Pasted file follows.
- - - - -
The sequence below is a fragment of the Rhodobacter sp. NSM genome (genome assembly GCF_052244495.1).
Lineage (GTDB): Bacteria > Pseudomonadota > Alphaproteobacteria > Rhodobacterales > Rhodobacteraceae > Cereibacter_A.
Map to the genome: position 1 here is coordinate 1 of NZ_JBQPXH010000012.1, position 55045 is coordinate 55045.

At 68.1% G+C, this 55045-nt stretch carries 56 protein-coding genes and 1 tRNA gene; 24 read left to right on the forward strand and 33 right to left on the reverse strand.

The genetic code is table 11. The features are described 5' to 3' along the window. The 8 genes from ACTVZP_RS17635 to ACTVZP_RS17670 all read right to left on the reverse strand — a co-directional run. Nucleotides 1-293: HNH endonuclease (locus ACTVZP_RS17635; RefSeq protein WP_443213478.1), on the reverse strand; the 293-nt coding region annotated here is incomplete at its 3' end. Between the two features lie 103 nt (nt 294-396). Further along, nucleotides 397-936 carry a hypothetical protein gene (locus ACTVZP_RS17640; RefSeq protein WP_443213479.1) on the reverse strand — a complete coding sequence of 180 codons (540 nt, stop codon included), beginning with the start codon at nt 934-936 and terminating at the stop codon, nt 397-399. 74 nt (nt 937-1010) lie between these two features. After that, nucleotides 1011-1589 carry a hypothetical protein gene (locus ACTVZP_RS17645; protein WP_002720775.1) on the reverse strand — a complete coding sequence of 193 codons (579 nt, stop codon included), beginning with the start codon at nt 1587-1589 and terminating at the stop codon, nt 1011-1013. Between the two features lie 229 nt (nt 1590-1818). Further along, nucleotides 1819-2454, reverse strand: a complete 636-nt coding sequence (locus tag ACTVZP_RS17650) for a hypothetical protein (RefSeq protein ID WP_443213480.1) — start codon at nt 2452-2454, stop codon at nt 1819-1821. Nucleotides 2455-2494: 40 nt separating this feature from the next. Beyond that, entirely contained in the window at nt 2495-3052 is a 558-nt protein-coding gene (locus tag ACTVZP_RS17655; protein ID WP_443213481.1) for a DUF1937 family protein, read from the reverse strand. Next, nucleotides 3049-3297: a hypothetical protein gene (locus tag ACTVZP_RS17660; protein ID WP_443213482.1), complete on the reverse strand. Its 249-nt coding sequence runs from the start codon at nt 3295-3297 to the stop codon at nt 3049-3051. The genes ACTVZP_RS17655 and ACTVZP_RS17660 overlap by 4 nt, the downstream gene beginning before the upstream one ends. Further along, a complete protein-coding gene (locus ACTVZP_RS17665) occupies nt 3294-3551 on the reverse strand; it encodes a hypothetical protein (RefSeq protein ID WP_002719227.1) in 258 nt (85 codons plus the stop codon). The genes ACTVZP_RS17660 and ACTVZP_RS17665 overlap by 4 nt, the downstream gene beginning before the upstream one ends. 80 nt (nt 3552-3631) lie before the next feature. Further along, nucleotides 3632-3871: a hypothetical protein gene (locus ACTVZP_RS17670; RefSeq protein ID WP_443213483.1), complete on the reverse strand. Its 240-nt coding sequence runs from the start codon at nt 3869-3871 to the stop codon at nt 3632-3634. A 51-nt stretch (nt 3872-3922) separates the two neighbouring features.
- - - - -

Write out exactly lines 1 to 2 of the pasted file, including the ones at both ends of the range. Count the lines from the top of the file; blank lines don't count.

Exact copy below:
The sequence below is a fragment of the Rhodobacter sp. NSM genome (genome assembly GCF_052244495.1).
Lineage (GTDB): Bacteria > Pseudomonadota > Alphaproteobacteria > Rhodobacterales > Rhodobacteraceae > Cereibacter_A.